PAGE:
James Salter, author of ‘A Sport and a Pastime,’ dead at 90

FILE - This March 30, 2005, file photo shows author James Salter at his home in Bridgehampton, N.Y. The prize-winning author acclaimed for his sophisticated, granular prose and sobering insights in "Light Years," ''A Sport and a Pastime" and other fiction, has died at age 90. Salter's death was confirmed Friday, June 19, 2015, to The Associated Press by Alfred A. Knopf spokesman Paul Bogaards. (AP Photo/Ed Betz, File)
FILE - This March 30, 2005, file photo shows author James Salter at his home in Bridgehampton, N.Y. The prize-winning author acclaimed for his sophisticated, granular prose and sobering insights in "Light Years," ''A Sport and a Pastime" and other fiction, has died at age 90. Salter's death was confirmed Friday, June 19, 2015, to The Associated Press by Alfred A. Knopf spokesman Paul Bogaards. (AP Photo/Ed Betz, File)

NEW YORK (AP) — James Salter, the prize-winning author acclaimed for his sophisticated, granular prose and sobering insights in “Light Years,” ”A Sport and a Pastime” and other fiction, has died at age 90.

Salter, who had been in good health, collapsed and died Friday while at a gym in Sag Harbor, his wife, Kay Eldredge, told The Associated Press. The cause of his death was not immediately known.

Salter, a lifelong brooder about impermanence and mortality, was the kind of writer whose language exhilarated readers even when relating the most distressing narratives, from the erotic classic “A Sport and a Pastime” to the stories in the 2005 release “Last Night” to the 2013 novel “All That Is.”

Salter, a native of Manhattan, didn’t enjoy great commercial success but was highly admired by critics and such peers as Jhumpa Lahiri, Richard Ford and the late Peter Matthiessen, his friend and longtime neighbor on Long Island. He won the PEN/Faulkner prize for the 1988 collection “Dusk and Other Stories” and received two lifetime achievement honors for short story writing, the Rea Award and the PEN/Malamud prize.

Few authors compared to Salter in economy and style. Lahiri was among those who thought he wrote some of the most perfect sentences in the English language.

“Reading Salter taught me to boil down my writing to its essence,” Lahiri once wrote. “To insist upon the right words, and to remember that less is more. That great art can be wrought from quotidian life.”

Whether the subject was love or war, Salter wondered how we change and how we don’t change, whether there is any connection between our young selves and our older selves. He wrote long enough to watch himself evolve on paper, as if his works comprised a kind of parallel life he simultaneously observed and created.

“If you were the same person in your 40s as you were as a high school sophomore you would be a very strange creation,” he told the AP in 2005.

Salter was born James Horowitz but as a writer became James Salter, a change that “started an entirely new life,” he told the AP. He was an Air Force pilot, a swimming pool salesman and a filmmaker, his credits including the short documentary “Team Team Team” and the feature film “Three,” starring Sam Waterston.

The son of a real estate salesman who had graduated from West Point, Salter recalled in his 1997 memoir, “Burning the Days,” that he was an “obedient” child who was “close to my parents and in awe of my teachers.” He enjoyed reading but only later became serious about it.

Like his father, he attended West Point, and he entered the Army Air Corps. He flew more than 100 missions during the Korean War and resigned from the Air Force as a major in 1957. He found his calling as a writer while serving in the military, reading widely and working on stories. And he found his subject, not just war, which he wrote about in his first two novels, but the whole idea of transience, of bonds formed and then severed.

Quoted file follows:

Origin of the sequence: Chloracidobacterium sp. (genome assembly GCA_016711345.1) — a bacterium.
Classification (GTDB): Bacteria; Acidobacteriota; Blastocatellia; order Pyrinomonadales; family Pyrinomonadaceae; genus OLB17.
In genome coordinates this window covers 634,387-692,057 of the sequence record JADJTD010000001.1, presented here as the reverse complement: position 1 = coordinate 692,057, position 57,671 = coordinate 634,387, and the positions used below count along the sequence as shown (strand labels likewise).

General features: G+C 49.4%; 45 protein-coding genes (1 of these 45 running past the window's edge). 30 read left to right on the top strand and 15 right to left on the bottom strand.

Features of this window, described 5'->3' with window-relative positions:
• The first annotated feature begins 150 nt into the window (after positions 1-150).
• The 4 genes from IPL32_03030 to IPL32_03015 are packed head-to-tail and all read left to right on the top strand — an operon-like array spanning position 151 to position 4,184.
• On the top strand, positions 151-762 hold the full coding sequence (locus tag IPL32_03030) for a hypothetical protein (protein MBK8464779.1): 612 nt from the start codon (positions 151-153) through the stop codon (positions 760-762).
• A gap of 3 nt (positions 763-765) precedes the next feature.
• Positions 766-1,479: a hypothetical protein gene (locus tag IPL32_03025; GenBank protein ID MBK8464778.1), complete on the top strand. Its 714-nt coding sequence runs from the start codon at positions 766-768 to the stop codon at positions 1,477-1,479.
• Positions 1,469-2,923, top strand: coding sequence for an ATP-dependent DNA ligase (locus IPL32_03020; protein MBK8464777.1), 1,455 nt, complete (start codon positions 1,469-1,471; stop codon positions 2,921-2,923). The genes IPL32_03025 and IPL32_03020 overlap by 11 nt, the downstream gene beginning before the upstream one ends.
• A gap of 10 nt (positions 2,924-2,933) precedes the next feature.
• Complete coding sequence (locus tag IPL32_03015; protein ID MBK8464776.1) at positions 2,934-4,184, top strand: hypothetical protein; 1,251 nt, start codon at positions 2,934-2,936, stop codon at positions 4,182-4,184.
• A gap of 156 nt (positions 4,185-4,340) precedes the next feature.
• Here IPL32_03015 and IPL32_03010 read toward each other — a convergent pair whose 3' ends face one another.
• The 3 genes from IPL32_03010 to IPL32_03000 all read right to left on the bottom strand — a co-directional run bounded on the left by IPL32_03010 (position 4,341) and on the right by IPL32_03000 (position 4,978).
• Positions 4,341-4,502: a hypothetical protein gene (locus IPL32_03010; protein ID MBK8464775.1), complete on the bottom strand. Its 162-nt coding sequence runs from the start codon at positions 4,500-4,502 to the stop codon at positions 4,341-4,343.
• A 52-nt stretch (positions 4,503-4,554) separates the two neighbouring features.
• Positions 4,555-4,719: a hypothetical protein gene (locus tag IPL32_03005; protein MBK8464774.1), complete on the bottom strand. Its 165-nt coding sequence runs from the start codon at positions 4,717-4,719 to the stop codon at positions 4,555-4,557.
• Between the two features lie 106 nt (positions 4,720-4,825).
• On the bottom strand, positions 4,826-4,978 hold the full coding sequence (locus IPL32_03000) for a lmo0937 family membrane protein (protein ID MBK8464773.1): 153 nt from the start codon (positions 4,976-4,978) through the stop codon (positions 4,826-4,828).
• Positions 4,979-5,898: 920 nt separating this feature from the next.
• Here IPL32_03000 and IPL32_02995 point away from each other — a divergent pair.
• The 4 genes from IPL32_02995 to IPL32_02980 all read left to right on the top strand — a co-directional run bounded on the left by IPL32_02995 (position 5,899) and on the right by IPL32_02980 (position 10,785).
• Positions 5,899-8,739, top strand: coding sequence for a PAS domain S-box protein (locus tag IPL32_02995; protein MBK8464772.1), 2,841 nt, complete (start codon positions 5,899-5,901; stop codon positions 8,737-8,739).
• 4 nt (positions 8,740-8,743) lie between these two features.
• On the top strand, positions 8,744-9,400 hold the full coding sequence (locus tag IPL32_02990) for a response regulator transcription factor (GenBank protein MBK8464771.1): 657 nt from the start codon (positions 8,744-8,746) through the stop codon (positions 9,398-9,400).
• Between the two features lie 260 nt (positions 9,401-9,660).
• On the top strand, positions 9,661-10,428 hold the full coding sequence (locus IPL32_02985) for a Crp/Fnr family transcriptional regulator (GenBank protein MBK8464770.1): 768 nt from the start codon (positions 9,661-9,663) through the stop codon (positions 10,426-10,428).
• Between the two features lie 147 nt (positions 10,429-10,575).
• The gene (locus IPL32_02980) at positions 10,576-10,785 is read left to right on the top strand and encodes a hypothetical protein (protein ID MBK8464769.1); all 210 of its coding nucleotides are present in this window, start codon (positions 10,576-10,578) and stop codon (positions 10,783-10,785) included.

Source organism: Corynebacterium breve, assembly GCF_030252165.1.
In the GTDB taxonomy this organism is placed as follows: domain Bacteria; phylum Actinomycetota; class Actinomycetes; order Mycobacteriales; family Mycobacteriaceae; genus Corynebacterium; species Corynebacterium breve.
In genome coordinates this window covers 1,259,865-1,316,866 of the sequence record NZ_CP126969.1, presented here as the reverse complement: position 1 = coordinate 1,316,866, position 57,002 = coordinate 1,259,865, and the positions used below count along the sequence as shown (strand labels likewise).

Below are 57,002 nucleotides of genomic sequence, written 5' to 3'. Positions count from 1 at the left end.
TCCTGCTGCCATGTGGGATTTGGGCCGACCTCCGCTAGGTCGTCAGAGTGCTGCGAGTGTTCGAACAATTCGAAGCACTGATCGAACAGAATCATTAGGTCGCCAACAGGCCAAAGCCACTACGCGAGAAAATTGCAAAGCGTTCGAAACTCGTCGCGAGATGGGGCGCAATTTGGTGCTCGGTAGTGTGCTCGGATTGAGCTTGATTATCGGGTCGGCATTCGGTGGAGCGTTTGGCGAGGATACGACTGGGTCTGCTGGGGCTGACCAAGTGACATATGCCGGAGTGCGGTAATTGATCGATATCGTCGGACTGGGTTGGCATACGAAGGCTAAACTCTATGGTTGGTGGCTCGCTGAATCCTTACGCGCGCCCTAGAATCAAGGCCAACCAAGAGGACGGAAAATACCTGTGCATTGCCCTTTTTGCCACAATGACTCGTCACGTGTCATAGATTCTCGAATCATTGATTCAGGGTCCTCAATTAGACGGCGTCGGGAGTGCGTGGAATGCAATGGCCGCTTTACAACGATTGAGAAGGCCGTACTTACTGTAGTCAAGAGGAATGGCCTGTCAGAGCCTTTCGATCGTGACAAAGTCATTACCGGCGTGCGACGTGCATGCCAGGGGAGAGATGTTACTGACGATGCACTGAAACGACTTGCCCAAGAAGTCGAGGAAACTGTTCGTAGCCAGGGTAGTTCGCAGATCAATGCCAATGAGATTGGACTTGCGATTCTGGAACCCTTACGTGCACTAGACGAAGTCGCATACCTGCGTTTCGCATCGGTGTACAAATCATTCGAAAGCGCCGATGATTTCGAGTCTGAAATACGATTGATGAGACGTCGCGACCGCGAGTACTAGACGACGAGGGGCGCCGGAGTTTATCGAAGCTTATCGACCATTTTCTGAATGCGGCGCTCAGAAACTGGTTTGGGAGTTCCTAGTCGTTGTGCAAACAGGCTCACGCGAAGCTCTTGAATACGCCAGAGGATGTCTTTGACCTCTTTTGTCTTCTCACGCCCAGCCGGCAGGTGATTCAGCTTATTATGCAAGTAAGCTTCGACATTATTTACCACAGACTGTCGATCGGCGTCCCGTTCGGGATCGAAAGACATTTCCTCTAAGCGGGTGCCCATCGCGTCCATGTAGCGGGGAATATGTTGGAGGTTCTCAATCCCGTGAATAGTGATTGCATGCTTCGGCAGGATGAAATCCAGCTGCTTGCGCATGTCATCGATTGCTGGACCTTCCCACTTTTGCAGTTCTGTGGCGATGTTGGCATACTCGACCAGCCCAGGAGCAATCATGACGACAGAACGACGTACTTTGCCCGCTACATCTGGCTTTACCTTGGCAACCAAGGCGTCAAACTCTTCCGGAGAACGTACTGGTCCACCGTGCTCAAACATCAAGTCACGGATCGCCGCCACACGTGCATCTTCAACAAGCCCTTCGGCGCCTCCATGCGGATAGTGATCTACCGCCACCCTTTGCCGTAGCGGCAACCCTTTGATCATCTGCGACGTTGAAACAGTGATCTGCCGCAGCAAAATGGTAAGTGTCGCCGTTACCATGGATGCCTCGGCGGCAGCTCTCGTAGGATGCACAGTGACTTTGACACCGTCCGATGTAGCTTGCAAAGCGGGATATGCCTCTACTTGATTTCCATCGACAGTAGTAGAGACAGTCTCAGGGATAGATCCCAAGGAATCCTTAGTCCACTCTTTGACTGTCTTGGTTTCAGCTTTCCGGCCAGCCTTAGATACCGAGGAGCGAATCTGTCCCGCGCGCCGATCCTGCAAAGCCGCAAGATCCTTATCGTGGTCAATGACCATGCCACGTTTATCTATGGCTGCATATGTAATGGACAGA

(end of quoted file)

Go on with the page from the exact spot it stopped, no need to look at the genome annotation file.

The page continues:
The year he left the military, he debuted as an author with “The Hunters,” a tough, straightforward novel in the Hemingway tradition that stayed in print even though he found it “a little bit sophomoric.” It was adapted into a 1958 film of the same name, starring Robert Mitchum.

After a second novel, “The Arm of Flesh,” that so dissatisfied him he rewrote it years later as “Cassada,” he was living in Paris, reading exalted short novels such as William Faulkner’s “As I Lay Dying” and crafting a story that would be “licentious but pure,” a book “filled with images of an unchaste world more desirable than our own.”

“A Sport and a Pastime” was a brief, poetic, almost supernaturally sexy novel about a Yale dropout and his French girlfriend. Rejected by several publishers before George Plimpton agreed to release it, in 1967, through The Paris Review.

“There’s no question it was a breakthrough,” Salter told the AP. “Look, by that time I had read (Albert) Camus, I had read (Andre) Gide. I had read writers of greater elegance and greater intellectual sinew than you usually find in American writers.”

“A Sport and a Pastime,” like future Salter works, demonstrated the heights and the limits of sex and love. Paradise is gained, but only for a moment or a series of moments. Relationships break up, people move on.

“What had happened? They had gone off and made love. That isn’t so rare,” he wrote in “A Sport and a Pastime.”

“It’s nothing but a sweet accident, perhaps just the end of illusion. In a sense one can say it’s harmless, but why, then, beneath everything does one feel so apart? Isolated. Murderous, even.”

Salter was married twice and had five children. He worked slowly, publishing only six novels and two story collections, along with his memoir and writings about food and travel.

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